Conversations vs. Lectures on the TOEFL
When you compare conversations to lectures, there are a couple of advantages. Conversations are usually much shorter (just a few minutes long). The subject matter may be academic or non-academic, so you’re more likely to get a topic that you already know something about. And best of all, if you miss something one speaker says, the other speaker’s response will probably give you a clue as to what you missed. Whereas in lectures it’s important to understand as many words as possible, the conversations reward people who may not get every word, but who are good at interpreting implied information, idioms, and tone of voice.
On the other hand, you have very little time to figure out what’s going on, as the structure of a conversation moves very quickly and doesn’t usually return to a point made at the beginning. What’s more, the greater emphasis informal language requires you to know a different vocabulary set than the rest of the lectures and readings of the TOEFL require.
Taking Notes on Conversations
Taking notes on a conversation may seem very easy in comparison to your practice lectures, since it’s almost possible to write every detail. You may even be tempted to do just that, simply because you can. But as I said above, conversations are less about explicit content than implied content. If you’re writing furiously throughout the recording, you’ll miss important nuances that are bound to be in the questions.
Below I’ve given an example one style of note-taking. Below that, I’ll describe another style that may be helpful (you might also want to take a look at our TOEFL Note-Taking post and this TOEFL Tuesday video for more helpful tips).
The notes below are on the practice recording found in ETS QuickPrep Volume 3. Listen to that conversation as you look through the notes below. Then try taking notes using each of these methods in turn, so you can choose and adapt one so it works best for you.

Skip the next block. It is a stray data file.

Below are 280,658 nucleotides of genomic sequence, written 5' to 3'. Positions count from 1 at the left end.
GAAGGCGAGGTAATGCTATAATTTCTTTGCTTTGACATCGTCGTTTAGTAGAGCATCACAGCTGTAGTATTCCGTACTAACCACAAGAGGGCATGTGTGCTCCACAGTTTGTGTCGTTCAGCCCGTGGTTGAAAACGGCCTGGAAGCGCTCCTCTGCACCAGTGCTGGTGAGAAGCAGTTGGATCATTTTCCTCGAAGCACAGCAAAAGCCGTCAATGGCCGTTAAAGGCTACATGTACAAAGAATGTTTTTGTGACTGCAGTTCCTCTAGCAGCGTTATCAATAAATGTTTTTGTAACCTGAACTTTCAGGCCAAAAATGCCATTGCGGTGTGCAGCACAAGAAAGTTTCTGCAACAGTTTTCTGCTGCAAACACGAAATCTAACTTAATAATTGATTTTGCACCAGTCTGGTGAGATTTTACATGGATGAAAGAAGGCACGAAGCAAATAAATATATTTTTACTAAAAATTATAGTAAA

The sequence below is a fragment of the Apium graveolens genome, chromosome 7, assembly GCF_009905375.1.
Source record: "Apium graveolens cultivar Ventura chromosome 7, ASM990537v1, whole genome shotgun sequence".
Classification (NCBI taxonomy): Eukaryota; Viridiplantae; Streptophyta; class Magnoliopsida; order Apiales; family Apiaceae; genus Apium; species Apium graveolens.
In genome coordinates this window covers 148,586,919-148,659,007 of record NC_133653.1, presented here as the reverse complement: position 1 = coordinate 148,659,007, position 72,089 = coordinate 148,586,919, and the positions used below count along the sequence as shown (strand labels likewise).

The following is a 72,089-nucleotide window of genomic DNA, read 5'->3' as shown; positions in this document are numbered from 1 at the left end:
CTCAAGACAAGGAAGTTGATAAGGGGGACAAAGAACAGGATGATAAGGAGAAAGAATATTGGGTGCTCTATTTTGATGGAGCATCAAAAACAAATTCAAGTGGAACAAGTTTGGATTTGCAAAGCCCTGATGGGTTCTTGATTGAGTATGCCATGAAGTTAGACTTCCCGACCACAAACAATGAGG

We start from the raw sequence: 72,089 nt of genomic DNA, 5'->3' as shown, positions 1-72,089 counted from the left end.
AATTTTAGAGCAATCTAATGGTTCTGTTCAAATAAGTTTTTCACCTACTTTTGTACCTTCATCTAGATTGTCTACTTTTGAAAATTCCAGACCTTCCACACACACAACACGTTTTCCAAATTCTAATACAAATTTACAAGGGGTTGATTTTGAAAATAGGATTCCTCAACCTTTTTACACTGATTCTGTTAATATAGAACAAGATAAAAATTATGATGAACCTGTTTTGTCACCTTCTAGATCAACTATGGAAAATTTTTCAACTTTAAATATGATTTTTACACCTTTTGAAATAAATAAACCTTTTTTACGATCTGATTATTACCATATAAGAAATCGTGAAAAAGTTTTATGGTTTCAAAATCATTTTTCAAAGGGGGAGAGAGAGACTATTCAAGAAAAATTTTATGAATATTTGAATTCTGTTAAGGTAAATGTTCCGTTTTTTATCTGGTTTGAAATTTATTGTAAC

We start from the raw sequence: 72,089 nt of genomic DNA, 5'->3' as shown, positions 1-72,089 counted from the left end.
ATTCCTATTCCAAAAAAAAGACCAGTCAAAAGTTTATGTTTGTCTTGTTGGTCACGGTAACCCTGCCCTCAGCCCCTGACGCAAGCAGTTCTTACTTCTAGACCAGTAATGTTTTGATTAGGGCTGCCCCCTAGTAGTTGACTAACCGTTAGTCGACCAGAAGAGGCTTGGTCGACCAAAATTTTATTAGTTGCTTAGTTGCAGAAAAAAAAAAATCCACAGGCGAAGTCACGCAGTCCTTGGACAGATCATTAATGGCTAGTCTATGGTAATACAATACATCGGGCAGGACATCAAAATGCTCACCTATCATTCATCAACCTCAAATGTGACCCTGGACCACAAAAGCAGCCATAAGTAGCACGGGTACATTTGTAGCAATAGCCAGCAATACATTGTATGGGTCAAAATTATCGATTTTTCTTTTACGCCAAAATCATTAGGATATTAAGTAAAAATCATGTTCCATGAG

People: student, registrar
S. bring form–4 dip.
R. (checks PC). grad OK…? warn on rec.
R. required—cred. need plan. Sent letters b4, don’t now.
S. met chair. prof said okay.
R. PC = reliable.
S. bas. courses. no int. chair: field work = int. clssmates for req.s. Him for xtra
R. But not int. course
S. No grad?
R. Don’t worry. tell chair talk to reg. Do soon. wait = can’t help.
Notice that there are few full words (and definitely no sentences!) in those notes. If they’re hard to understand then that’s good. Nobody needs to understand them except you, and you only need to understand them for a few minutes.
In fact, I made the notes above long compared to what you might write during your actual TOEFL. Be sure you don’t spend the whole time writing. Remember that you need to listen enough to understand the bigger ideas and implications.
The Other Method
I promised another style, too: the truth is that it’s pretty similar to what’s above. Only instead, of writing in one column, alternating between R. and S., you will write in two columns. On the left side will be one speaker, and on the right side will be the other. This helps you keep straight who said what without always including the speakers identity at the beginning of the line.
Some test-takers have trouble doing the two column approach, though, and prefer to just keep it organized in one up-and-down column. That’s fine. But I’d suggest that you try both during your practice sessions, so that you can find out which is more efficient for you!